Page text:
“How do you do that and make money?” “Are you crazy, why would you give away what you know?” “There has got to be a catch – really…for free?” These were the top three questions heard from bankers after we announced that all of our national market research on Core & IT providers was accessible to CEOs and CFOs for no cost or obligation. Yes, we even provide our analysts’ time up front to discuss the entirety of your Core & IT contract renewal options, make recommendations to the bank and specifically detail what steps you should take even if you do it on your own. Is it crazy consulting? No. It’s called Naked Consulting and while not a new concept in business, this model is quite rare in a community banking industry accustomed to the rote approach of paranoid vendors holding back the answers until after you have signed their contract. Coined by a old friend of mine and best-selling author Pat Lencioni (Five Temptations of a CEO, Five Dysfunctions of a Team, Death by Meeting) it describes a way of consulting whereby you build trust, confidence and respect with bank leaders [in you] by being vulnerable, disclosing and completely honest in advance. And yes, you do give away proprietary business intelligence, insights, advice and direction in the early stages of earning business relationship and without expecting a penny of compensation in return.

I had the great fortune of hiring Patrick as my CEO Coach for about 2 years (circa 1998) just as he was publishing his first book. I learned a lot from him about being vulnerable, completely clear and not being afraid of saying what I thought was important even if it meant taking a slightly weaker negotiating position. This style of management and consulting has served me well over the years and while he had not yet invented the concept of naked consulting back then – his most recent book Getting Naked finally does and I recommend it strongly.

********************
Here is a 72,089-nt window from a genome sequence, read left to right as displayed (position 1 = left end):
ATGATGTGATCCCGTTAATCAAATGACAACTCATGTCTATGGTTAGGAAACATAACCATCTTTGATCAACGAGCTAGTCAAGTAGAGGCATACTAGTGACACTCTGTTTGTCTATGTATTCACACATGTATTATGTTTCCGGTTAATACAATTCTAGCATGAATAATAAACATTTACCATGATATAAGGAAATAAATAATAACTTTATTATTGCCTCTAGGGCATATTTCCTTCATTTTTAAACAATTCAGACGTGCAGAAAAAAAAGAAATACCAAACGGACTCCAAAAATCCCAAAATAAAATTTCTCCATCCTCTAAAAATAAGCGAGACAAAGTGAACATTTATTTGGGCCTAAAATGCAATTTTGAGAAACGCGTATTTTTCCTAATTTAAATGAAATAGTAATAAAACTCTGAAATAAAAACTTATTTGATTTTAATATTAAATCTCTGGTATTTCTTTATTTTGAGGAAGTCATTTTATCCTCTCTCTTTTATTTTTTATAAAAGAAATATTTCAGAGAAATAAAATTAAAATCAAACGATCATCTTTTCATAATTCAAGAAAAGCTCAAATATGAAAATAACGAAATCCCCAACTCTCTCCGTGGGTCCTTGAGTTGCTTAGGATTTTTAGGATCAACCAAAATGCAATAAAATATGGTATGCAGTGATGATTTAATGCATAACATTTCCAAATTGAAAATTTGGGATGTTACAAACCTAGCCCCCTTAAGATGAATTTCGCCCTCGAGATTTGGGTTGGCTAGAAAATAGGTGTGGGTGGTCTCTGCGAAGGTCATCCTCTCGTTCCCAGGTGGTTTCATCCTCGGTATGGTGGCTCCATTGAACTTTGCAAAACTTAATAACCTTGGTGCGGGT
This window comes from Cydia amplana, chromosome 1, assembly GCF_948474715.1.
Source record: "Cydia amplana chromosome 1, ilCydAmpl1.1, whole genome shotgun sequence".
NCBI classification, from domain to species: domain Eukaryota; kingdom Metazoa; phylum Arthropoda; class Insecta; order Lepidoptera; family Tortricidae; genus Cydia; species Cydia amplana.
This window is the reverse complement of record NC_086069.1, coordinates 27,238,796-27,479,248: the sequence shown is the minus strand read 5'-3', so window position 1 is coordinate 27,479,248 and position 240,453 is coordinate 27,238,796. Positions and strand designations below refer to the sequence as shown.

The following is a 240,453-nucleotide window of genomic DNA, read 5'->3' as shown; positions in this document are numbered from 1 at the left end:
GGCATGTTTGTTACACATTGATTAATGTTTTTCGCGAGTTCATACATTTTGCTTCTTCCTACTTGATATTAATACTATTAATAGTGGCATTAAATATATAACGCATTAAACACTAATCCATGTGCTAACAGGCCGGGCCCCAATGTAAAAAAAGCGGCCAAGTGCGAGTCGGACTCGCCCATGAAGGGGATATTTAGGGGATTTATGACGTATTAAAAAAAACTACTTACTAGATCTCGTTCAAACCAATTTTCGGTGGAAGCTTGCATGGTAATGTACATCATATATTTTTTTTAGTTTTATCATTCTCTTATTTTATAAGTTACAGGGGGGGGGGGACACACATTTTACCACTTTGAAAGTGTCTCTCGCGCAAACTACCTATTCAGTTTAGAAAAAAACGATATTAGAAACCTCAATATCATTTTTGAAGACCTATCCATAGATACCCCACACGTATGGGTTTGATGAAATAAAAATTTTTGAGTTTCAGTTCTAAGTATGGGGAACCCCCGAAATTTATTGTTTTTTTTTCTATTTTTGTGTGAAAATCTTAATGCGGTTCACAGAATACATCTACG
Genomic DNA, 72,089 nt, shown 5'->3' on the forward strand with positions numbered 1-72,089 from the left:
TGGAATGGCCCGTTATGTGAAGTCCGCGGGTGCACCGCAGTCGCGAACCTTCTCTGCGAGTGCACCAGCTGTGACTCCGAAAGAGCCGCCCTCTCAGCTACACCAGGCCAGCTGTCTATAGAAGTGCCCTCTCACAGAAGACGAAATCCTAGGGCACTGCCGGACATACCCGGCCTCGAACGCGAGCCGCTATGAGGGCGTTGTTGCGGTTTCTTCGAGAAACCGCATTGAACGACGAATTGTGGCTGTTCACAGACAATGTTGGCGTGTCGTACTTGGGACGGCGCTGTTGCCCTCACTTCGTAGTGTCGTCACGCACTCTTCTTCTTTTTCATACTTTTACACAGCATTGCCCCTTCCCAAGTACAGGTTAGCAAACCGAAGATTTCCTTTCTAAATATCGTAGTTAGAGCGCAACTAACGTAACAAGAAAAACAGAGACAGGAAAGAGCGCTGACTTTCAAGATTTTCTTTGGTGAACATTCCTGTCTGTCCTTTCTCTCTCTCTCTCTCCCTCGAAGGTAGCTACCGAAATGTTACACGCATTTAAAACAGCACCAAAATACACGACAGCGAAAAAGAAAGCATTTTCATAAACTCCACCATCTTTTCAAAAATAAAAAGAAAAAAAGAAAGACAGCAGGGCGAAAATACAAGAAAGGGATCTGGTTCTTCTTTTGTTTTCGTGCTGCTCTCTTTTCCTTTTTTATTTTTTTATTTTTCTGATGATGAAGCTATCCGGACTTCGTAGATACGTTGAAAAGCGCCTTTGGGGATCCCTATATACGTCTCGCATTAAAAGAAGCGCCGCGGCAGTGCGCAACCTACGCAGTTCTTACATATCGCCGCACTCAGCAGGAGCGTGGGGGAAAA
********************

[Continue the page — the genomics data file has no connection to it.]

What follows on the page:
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Topics: Contract Negotiations, community banks, Editorial, Paladin Success Stories

More Negotiating in the Trenches with Core & IT Vendors

Posted by Aaron Silva on Jul 5, 2012 9:37:00 AM

In my last article we summarized that there are two initial steps necessary to successfully renegotiate a new or renewal service agreement with any Core or IT vendor. Step One: Admit that you’re a banker and not a CIO. The deck is stacked against you. These multi-billion dollar corporations have forgotten more about writing a obnoxiously favorable vendor-leaning agreement than you might ever know in your entire career as a banker. That’s nothing to be embarrassed about – it’s reality. Begin with the humility of “knowing you don’t know what they know.” Step Two: Don’t believe for a second that beating up your vendor will get you anything that might not be gained with a more partnering approach. Using an RFP process or overtly entertaining other vendor pricing (when you genuinely have no real intention of ever leaving your current provider) is a crime and a shame. Speaking as a former vendor…there exists a silent code amongst vendors for treatment of bankers that use this water boarding tactic to extract improved pricing, terms and conditions. That is, you may get the pricing you want – but the partnership is over. Forget ever calling in a favor or receiving anything that resembles a “deal” in the future. Unlike terrorists, you can get you want out of Core & IT vendors without the torture of an RFP or public hearing with their competitors.

So then, if you are ready to be humble and show your vendors respect, then you have a chance of executing the next steps successfully.

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Topics: Contract Negotiations, community banks, Editorial, Paladin Success Stories